The original SiNKR is the type of game that the more I reflect upon, the more I like. A simple, minimalist puzzler that can be beaten in a day, but is very modestly priced, SiNKR was equal parts engaging and addictive. So, when I heard that SiNKR 2 was making its way to the Xbox Store, you know I had to jump on the opportunity to give this game another whirl. Clocking in at 87 levels compared to the original’s 67, there is plenty of content to enjoy, but does the small team at Wahler Digital manage to capture lightning in a bottle twice?
Beginning with the gameplay, for those not in the loop, SiNKR 2 is a minimalist puzzle game where your goal is to sink pucks into a hole using a hook and some lure. It starts off deceptively simple, but gets increasingly more complex, especially as various level gimmicks are added. The game itself is incredibly accessible, only really requiring the thumbstick and two buttons, and while the puzzles themselves are probably best suited to a keyboard and mouse or touch controls, the controller implementation is great.
Other elements that made the original game so appealing are in full display here, with satisfying background music, and a lone piano note played every time you sink a puck. Sinking a row of pucks can be incredibly satisfying to listen to, and it helps create an almost zen-like experience when playing. In a year as frankly stressful as 2020, having a nice, relaxing puzzle game is in some regards a godsend, and for the most part SiNKR 2 is just that. However, the difficulty is slightly ramped up from the original. There are a few puzzles I will admit needing to consult a guide on, but these were few and far between. More often than not, within a few attempts, you should be able to solve a puzzle. Also new to this version, if a pesky puzzle is warping your brain, you can skip ahead.
In terms of presentation, SiNKR 2 is a minimalist game, but it still can look quite nice. The colours are vibrant and looked great on my 4K display. While it isn’t as visually marvellous as something like Ori and the Will of the Wisps or the recently released Tetris Effect: Connected, it is a great example of a simple art direction executed well. It looks very aesthetically pleasing without ever falling into too much visual noise, something other games like the aforementioned Tetris Effect: Connected and other fellow puzzlers like Ping Redux can be under suboptimal circumstances. All of these aspects really make SiNKR 2 a breath of fresh air, especially in a season with so many big, flashy games competing for our attention.
Now, if there is one place that SiNKR 2 is a bit of a step back from its predecessor, it’s in the level variety. The 87 levels range from simplistic but important (tutorial) to brilliantly designed challenges, much like the first game’s levels. However, some of the gimmicks introduced in the first game such as gears are missing in action in this game, and nothing is really introduced to replace them. While this allows the levels to become more focused and arguably better designed than the first, it is also missing something of a newness factor. To put it this way, SiNKR 2 is more iterative than it is innovative, which is a slight bit of a disappointment. Now, given the price point and level of quality and polish here, you are still getting a great experience, but this feels a bit more like a New Game+ or expansion to the original game than a sequel in its own right, especially with some of the missing features.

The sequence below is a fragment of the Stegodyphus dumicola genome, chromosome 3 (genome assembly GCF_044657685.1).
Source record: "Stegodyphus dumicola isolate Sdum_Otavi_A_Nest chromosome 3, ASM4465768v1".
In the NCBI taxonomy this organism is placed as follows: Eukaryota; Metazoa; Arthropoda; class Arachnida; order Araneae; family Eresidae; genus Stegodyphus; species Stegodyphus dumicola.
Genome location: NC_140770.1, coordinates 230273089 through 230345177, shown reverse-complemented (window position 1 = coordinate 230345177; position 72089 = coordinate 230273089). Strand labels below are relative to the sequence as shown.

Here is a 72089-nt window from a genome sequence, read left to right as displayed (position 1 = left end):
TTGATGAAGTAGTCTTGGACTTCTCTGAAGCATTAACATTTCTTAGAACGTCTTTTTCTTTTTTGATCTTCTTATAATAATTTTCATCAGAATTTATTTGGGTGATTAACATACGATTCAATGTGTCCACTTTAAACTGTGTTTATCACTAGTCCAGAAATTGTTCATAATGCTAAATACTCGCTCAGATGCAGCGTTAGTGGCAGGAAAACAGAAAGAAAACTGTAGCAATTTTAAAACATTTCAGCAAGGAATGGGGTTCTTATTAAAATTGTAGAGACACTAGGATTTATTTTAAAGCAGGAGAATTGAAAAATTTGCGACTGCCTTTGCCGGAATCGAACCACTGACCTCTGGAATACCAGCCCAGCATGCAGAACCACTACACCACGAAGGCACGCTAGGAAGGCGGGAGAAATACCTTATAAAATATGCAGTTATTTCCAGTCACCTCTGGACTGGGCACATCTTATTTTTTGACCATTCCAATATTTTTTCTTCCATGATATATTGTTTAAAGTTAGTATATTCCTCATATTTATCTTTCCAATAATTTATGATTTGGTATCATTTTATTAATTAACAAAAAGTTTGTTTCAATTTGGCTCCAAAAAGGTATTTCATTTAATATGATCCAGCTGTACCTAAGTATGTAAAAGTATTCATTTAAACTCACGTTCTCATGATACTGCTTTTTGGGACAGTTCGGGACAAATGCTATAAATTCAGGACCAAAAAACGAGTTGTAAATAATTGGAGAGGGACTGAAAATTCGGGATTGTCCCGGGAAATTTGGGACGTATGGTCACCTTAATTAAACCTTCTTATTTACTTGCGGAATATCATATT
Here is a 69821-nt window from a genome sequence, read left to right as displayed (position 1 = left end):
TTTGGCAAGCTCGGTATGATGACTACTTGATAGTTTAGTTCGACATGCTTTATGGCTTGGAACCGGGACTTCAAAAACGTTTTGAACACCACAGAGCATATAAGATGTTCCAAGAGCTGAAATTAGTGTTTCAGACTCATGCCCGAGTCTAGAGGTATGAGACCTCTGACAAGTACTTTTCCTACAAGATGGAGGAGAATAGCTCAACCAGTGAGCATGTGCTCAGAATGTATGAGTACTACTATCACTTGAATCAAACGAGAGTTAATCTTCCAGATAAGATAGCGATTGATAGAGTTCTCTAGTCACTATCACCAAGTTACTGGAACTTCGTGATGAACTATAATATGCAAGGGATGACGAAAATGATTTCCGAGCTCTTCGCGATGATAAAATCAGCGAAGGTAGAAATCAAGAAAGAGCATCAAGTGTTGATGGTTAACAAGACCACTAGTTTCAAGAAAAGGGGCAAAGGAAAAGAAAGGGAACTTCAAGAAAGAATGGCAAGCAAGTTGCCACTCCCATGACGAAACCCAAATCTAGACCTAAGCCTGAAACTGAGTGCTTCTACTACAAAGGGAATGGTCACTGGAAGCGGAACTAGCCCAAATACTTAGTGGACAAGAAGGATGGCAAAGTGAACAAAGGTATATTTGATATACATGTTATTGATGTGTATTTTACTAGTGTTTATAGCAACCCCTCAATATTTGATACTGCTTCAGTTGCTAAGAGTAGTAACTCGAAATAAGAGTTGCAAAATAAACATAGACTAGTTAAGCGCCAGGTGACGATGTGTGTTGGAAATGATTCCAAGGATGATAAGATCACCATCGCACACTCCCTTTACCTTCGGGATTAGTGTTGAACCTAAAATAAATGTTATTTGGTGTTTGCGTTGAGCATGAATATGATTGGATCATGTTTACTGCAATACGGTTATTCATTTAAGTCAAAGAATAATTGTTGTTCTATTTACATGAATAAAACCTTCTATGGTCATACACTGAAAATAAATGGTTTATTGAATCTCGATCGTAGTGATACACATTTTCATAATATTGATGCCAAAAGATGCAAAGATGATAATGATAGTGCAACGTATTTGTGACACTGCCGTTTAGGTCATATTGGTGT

What is definitely not missing from the original game however is the incredibly generous achievement system. Within the three and a half hours it takes to complete the game, you should be able to achieve an easy 1000 Gamerscore, so this is your moment achievement hunters! Also, like the original, this is a solely single-player experience, so those looking for a head-to-head with friends like Tetris or Puyo Puyo (or Puyo Puyo Tetris) may be better suited finding other forms of friendly competition.
All in all, SiNKR 2 on Xbox, much like the original game, is a great time. It is equal parts relaxing and satisfying for the majority of the 87 levels, and the difficulty is pretty well-balanced. Sinking a puck in a hole is just as satisfying as ever, and the low asking price (£4.19) makes the game all the more worthwhile. The only thing arguably holding the game back is it sticks very closely to the formula of the original game which, while far from a bad thing, makes it a bit less fresh than the original. Nevertheless, in a year as crazy as 2020, we could all use a break, so it might be worthwhile to step away from games such as Cyberpunk 2077, Assassin’s Creed: Valhalla and Watch Dogs: Legion for a nice, minimalist palette cleanser.